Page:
Charles Payne
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"The emotions of people are far more similar than their intellect."- Stanley Kubrick

I had a chance to see the Stanley Kubrick and Caravaggio exhibits at the Los Angeles County Museum of Art over the weekend. Both were fabulous. While the images of Caravaggio resonate in my mind's eye, observations from the iconic director were eye-opening. Considering the notion that people's emotions are more similar than intellect would explain a lot of things, including the General Petraeus scandal, elections outcomes, and action in the stock market.

Kubrick understood that in the end, we are self-destructive to a degree. Now we have the ability to extend that self-destructive impulse beyond ourselves and immediate surroundings. This is why there has to be real concern that one day Iran or North Korea will launch a nuke. This is why there has to be real concern that one day Americans will ditch all the pillars that made it the greatest nation in the world, including belief in God and free markets, to try something that sounds "fair."

Such moves would be the culmination of a series of short-term emotional events and decisions. If everyone thinks he or she is a victim in this society, then we may all stand and exclaim "I'm Spartacus." The irony would be that once we begin the inevitable last slide from greatness after enacting higher taxes on so many people that work, a carbon tax, a sugary snack tax, and several other taxes combined with productivity-coking regulations, we would be reduced to a human state that could only survive on government handouts.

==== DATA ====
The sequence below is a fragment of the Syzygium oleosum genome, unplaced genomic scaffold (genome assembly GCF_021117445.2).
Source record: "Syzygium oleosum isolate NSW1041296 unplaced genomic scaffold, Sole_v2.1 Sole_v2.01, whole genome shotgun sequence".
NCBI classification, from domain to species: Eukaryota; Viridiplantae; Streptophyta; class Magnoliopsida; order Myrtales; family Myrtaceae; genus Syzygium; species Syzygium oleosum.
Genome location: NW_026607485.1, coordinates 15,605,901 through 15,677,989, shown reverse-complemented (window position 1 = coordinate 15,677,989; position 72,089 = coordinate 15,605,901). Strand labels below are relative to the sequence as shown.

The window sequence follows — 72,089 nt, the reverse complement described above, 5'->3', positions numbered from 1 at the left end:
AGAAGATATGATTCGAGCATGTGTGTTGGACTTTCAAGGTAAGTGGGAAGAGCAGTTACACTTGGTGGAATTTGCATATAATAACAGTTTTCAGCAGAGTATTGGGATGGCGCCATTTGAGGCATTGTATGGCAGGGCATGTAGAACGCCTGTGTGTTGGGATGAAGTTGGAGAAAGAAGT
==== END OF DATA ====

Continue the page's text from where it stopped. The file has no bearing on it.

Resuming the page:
It's really all about controlling behavior. The war on success helps fund runaway government spending but it also curbs individual ideas of success. It deters the average person from embracing profit-motivation and soon makes them embrace the notion of a world created from the writings of Voltaire. It would become a homogenized world of fit people tending to small terrace gardens in giant utopian cities, all obedient to government and a communal society. Of course, removing these freedoms isn't easy and has to be done with combination of finesse and muscle.

Case and point is the action in the UK this week that will see the announcement of new taxes to fight cheap booze. Prime Minister Cameron suggests a 40p a unit tax that would make cheap supermarket lager £1 and a bottle of wine £4. After all the warning labels, scare tactics, and common sense when it comes to over indulging drink, the UK government is looking for a stronger approach (I'm not sure if anyone there has heard of that great social experiment in America known as Prohibition).

Cameron is going for the wallet to stop people from getting drunk. It's insane but illustrates how all these efforts from government to determine more perfect societies end up costing us economic and personal freedoms. Lower wage workers that simply want a brew after work are going to pay the highest cost, but the fact is, they are always the collateral damage. They will pay the biggest price for Obamacare, higher taxes on the so-called rich will take a greater toll on the decidedly not rich, and emotions will still burn.